Downie applied the Page 69 Test to Vita Brevis and reported the following:
From page 69:Learn more about the book and author at Ruth Downie's website.Balbus raised the bottle, tipped it sideways, and watched the liquid level itself out.By a happy coincidence, Page 69 holds a crucial turning-point in Vita Brevis—much of what happens later depends on this moment. But it makes little sense by itself, so here’s the background:
“Sir, about Doctor Kleitos—”
“No sign of him, I suppose?”
“No, sir. But there’s a problem at the surgery. There was this barrel—”
“Talk to Firmicus.” Balbus winced as his fingers met the hot glass, then he twisted out the stopper and sniffed. Ruso was struck by the absurd notion that he could be handing over a poison in the guise of medicine. His patient was right: he was nervous. Ever since he had realized what was in the barrel, Be careful who you trust had taken on a sinister new significance.
Ruso has just taken over a medical practice in Rome from the suddenly-departed Doctor Kleitos, who was supplying regular ‘just in case’ antidote medicine to wealthy landlord Balbus. Balbus is convinced that enemies—real or imagined—are trying to poison him. Now the supply of antidote has run out, and Kleitos has left no record of what was in it.
Ruso doesn’t know much about antidotes, but he does know that his patron wants him to make a good impression on Balbus. So he’s offered to cook up a harmless substitute, hoping to fool Balbus’s enemies into thinking he’s still invulnerable—at least until Ruso can track down Kleitos and ask what was in the original bottle.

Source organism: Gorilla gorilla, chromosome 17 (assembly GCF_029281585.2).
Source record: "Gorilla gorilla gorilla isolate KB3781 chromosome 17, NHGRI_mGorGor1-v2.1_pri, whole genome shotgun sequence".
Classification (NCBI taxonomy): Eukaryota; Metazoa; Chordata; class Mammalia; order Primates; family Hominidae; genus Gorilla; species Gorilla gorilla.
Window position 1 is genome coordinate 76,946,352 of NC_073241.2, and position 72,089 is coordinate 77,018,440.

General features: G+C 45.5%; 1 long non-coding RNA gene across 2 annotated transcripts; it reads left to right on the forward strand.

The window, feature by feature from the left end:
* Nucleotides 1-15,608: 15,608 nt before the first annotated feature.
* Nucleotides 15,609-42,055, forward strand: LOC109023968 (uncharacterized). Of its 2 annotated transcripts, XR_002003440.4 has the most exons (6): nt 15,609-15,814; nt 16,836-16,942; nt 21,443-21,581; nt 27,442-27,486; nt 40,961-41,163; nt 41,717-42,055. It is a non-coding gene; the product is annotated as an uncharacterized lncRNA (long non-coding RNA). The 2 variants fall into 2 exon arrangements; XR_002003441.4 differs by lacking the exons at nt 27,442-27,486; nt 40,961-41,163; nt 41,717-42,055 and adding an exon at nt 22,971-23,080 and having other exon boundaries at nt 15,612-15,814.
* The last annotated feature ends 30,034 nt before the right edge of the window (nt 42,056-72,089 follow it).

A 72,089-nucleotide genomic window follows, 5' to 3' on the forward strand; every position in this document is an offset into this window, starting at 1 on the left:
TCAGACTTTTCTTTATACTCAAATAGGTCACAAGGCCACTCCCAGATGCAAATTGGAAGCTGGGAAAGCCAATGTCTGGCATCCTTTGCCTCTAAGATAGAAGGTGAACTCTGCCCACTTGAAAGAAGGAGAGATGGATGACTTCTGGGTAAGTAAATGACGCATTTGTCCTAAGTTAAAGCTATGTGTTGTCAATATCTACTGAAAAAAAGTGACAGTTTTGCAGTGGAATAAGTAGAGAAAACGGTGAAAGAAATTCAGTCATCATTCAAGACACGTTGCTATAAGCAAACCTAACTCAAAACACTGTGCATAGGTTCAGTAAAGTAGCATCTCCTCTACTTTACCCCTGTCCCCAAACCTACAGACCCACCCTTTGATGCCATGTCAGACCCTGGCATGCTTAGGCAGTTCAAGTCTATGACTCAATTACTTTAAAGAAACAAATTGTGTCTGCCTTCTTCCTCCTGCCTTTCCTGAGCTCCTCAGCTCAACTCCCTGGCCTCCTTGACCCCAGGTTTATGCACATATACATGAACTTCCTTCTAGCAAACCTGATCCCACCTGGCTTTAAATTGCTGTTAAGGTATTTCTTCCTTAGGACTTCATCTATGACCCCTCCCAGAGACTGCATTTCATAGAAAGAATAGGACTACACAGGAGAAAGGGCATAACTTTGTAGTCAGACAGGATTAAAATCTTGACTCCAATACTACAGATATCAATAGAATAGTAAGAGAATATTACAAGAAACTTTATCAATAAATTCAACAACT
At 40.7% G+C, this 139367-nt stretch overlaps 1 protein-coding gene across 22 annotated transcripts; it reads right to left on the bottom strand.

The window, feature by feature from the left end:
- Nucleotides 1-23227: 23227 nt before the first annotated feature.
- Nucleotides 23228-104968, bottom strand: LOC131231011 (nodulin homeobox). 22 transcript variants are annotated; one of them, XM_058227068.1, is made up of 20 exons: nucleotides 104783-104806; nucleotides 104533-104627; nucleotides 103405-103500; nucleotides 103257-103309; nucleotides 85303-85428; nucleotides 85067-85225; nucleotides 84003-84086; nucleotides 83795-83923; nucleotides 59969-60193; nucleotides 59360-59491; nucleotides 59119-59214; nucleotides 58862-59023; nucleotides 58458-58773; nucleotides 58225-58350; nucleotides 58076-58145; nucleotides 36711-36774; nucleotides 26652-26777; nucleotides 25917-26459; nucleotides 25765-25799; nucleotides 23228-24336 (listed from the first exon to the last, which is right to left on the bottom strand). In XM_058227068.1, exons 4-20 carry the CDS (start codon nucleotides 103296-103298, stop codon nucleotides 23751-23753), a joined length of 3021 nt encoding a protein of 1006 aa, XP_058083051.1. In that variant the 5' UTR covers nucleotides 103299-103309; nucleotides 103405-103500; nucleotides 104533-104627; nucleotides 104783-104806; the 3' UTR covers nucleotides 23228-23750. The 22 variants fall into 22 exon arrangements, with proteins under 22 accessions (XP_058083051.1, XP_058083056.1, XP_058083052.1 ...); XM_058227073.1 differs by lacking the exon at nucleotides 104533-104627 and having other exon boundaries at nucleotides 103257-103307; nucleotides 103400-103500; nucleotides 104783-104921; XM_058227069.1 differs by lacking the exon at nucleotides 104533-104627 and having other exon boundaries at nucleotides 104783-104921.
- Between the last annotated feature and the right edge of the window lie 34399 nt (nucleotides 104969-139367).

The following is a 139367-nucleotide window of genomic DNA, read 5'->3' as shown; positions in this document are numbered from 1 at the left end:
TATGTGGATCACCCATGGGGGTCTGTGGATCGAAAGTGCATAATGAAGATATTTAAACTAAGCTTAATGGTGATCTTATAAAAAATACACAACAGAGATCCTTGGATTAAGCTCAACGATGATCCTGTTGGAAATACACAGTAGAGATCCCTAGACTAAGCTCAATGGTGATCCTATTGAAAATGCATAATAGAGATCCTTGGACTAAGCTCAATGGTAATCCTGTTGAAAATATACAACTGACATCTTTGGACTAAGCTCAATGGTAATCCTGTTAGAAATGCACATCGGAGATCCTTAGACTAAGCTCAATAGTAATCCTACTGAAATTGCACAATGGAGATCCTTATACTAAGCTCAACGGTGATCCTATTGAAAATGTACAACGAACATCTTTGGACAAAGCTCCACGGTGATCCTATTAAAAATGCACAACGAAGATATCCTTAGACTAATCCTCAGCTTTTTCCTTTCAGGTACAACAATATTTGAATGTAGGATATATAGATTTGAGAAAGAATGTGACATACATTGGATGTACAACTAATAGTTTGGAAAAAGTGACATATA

Ruso’s cooking, however, has just been seriously disrupted by the discovery of a dead man in a barrel outside his front door. With this and the cryptic warning from Kleitos’s hand-over note now looming large in his mind, he can’t remember exactly what he’s put in the medicine. And when he does remember, it won’t be a great comfort to him.
Researching Vita Brevis was a delight. Many medics in the ancient world were highly skilled and—like Ruso—eager to do their best for their patients. Some of their surgical techniques were still in use centuries later. But anyone could claim to be a doctor, and in a society where human dissection was forbidden and scientific method seems rarely to have been valued above dogma and philosophy, the sick were at the mercy of the superstitious and the dangerously ignorant. I’ve slipped one or two of their more entertaining claims into the book, but didn’t have room for Pliny’s odd assertion that women have fewer teeth than men. (And no, I don’t know why he didn’t resort to the simple expedient of counting them.)
In the light of the risks involved, it’s not surprising that many patients referred themselves to the shrine of Aesculapius, where they hoped to receive healing in dreams. But if the gods failed, only the medics remained. And that’s when one of Pliny’s other assertions comes into play. Is it really true that “only a doctor can kill a man with complete impunity?”
The Page 69 Test: Caveat Emptor.
The Page 69 Test: Tabula Rasa.
Writers Read: Ruth Downie.